- The actual paratha is similar to any other parathas. For detailed instructions follow this procedure.
- Serve it hot with pickle and raita.
White Radish sometimes has very strong smell. You can squeeze out the water from grated radish by adding some salt to it. By adding fennel seeds and ajwain seeds help to reduce the strong smell. Be careful with the salt if you add it to the grated radish, the stuffing and the dough.
And now the Event Announcement! Last year I came across this wonderful event called WTML – Walking Through Memory Lane”. The event is a brainchild of Gayathri, a lovely lady and super innovative cook who writes about her culinary creations at Gayathri’s Cook Spot. As the name suggests, the event is all about recreating your childhood favorite dishes prepared by your mom, gradma, aunt or anyone special in your life. This is our chance to pay a small tribute to their cooking. I was instantly drawn to this idea and I submitted my “Rava Cake” recipe to her event and luckily I was the winner for that month’s giveaway. I received the wonderful book – Chocolate Cookbook by Tarla Dalal from Gayathri.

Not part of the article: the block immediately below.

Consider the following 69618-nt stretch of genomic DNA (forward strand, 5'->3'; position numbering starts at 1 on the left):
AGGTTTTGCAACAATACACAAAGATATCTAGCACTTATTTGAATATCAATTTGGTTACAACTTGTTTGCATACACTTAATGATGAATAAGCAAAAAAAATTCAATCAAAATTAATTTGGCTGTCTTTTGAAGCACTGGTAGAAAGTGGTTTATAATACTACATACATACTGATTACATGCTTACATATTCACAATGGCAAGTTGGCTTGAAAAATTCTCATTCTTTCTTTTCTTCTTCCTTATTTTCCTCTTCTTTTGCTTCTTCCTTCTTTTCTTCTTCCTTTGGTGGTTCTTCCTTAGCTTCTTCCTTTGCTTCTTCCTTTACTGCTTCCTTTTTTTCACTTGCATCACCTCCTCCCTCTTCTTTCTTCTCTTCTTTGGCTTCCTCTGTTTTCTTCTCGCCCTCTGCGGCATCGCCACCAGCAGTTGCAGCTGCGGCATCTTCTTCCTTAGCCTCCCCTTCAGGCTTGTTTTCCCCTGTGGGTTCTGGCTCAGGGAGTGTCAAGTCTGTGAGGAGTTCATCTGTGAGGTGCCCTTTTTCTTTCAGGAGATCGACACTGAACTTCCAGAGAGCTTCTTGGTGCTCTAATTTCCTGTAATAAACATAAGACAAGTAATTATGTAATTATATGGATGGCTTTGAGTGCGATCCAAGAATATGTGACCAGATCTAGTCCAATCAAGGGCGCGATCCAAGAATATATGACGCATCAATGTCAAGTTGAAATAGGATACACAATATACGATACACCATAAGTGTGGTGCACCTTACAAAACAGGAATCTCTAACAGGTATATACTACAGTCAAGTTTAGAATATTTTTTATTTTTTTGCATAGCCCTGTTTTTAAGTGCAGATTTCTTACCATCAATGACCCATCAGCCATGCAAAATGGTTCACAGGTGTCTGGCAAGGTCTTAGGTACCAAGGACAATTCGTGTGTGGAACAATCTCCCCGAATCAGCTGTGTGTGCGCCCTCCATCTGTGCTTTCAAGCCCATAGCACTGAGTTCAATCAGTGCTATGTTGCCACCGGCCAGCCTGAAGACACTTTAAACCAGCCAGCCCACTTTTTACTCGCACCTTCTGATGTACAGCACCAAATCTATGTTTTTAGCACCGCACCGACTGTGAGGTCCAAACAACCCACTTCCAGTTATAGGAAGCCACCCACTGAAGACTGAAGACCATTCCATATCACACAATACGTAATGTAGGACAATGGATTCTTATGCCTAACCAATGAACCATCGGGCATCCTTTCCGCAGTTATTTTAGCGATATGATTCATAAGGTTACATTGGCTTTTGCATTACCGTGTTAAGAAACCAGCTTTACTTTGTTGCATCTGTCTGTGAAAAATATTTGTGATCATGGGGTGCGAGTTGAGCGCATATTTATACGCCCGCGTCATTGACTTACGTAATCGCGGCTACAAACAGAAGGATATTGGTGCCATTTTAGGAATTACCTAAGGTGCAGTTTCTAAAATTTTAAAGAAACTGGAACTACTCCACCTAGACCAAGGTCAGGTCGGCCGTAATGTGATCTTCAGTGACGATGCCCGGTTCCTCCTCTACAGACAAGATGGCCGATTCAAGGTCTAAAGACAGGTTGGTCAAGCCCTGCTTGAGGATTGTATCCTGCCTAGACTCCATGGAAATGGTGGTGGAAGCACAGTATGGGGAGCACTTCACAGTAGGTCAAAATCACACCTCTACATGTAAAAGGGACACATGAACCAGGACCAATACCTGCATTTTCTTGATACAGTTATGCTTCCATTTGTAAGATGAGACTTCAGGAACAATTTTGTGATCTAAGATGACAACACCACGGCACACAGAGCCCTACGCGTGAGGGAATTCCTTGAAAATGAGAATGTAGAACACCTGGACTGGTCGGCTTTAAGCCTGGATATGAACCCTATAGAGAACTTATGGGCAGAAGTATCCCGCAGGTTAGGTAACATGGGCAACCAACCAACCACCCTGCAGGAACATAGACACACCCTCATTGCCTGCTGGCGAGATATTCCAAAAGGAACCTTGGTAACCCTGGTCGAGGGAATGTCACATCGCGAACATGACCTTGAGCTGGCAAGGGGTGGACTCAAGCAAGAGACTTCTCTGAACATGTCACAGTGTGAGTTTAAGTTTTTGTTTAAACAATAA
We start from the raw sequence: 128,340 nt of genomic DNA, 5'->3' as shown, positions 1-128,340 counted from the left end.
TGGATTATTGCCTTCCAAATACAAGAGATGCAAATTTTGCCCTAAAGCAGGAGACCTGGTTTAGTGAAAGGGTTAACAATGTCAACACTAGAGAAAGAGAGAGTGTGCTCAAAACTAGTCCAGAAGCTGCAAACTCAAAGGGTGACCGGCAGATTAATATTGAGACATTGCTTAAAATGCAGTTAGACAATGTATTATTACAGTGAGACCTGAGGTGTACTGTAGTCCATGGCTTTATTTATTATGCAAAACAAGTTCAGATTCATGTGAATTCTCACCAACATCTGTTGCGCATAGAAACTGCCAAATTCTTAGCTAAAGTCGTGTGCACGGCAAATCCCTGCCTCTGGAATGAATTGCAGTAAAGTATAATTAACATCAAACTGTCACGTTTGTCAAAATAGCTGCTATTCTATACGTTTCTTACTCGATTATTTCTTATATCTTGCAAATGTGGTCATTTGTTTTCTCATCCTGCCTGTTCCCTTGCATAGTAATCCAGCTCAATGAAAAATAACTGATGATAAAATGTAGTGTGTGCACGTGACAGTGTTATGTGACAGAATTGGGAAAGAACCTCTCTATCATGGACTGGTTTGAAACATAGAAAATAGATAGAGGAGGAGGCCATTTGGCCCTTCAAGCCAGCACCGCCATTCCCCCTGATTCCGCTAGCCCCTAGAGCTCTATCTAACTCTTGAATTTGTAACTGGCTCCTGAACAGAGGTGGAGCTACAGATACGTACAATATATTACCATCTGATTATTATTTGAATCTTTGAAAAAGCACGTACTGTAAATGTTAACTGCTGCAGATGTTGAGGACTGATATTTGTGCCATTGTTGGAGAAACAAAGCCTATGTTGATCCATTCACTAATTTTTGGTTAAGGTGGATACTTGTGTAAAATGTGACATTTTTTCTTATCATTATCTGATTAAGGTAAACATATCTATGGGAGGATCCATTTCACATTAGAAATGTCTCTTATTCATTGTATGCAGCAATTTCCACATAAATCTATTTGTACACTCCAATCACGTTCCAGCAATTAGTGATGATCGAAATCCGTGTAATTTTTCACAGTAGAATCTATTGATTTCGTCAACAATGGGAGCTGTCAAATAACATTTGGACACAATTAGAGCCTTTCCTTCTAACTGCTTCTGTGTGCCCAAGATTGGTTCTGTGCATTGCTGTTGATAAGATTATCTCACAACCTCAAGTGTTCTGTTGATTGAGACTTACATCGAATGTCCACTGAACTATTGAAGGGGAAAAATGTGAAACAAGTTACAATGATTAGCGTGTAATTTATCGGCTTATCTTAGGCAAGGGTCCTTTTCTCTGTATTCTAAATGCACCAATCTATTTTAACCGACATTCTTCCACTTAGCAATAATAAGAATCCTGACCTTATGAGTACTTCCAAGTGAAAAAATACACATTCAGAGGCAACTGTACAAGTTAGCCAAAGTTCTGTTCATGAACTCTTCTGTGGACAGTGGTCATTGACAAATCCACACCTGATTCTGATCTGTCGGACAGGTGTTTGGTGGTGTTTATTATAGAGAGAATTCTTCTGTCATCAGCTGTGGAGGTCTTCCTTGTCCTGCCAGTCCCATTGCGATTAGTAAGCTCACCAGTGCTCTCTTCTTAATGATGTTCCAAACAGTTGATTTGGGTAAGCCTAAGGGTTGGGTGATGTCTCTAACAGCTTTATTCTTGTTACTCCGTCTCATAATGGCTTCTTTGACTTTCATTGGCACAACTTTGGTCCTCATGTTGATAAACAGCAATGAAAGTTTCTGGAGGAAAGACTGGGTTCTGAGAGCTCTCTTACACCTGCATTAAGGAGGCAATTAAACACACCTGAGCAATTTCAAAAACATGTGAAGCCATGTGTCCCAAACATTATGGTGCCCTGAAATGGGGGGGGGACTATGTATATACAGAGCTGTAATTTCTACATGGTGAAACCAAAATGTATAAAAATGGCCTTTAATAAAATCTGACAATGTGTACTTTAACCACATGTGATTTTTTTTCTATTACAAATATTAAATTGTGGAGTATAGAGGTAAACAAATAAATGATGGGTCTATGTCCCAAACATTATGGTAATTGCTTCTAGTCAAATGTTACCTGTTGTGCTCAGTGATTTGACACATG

Long story short, Thanks to Gayathri, I am hosting this month’s WTML event at MyHomeMantra. Here are some simple rules.
- Make your favorite dish which makes you cherish your childhood moments and also tell us a small story about the dish. Not just the recipe!
- No restrictions on the number of story telling entries.
- Only vegetarians dishes please.
- You can link your old entries if they are reposted with the below links and the logo.
- Link your post to my announcement page and Gayathri’s WTML event page. That’s mandatory.
- Add this logo to your posts, it helps spread the word.
- Non bloggers can send me your recipes at myhomemantra [at] gmail [dot] com